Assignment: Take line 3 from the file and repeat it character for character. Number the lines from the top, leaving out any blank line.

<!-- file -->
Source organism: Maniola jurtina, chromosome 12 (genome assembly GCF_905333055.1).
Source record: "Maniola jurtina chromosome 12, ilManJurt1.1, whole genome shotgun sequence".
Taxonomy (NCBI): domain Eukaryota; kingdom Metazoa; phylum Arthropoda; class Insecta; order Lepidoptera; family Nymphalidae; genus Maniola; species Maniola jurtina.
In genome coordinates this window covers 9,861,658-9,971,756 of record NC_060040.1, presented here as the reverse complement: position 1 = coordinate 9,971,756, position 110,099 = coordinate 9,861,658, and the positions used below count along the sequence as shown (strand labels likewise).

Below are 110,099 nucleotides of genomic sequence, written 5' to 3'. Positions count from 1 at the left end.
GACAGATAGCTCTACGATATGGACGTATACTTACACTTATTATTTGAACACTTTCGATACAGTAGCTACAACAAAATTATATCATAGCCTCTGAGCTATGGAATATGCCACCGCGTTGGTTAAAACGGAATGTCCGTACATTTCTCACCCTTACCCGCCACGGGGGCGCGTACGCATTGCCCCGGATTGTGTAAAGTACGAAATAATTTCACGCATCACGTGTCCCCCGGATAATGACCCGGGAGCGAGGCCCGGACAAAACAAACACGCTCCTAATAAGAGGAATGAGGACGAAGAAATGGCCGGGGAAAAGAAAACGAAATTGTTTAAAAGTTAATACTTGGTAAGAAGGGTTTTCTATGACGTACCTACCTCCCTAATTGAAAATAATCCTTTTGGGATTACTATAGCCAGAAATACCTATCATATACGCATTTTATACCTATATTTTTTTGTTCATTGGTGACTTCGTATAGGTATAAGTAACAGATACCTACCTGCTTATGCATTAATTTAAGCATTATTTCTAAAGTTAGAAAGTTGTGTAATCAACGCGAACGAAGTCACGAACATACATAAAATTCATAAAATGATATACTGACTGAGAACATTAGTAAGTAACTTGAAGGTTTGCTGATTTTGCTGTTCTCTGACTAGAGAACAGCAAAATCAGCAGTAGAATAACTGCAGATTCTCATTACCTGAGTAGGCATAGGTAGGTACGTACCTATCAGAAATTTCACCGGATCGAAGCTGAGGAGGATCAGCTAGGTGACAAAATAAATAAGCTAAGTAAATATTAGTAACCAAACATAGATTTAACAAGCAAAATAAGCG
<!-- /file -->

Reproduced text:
Taxonomy (NCBI): domain Eukaryota; kingdom Metazoa; phylum Arthropoda; class Insecta; order Lepidoptera; family Nymphalidae; genus Maniola; species Maniola jurtina.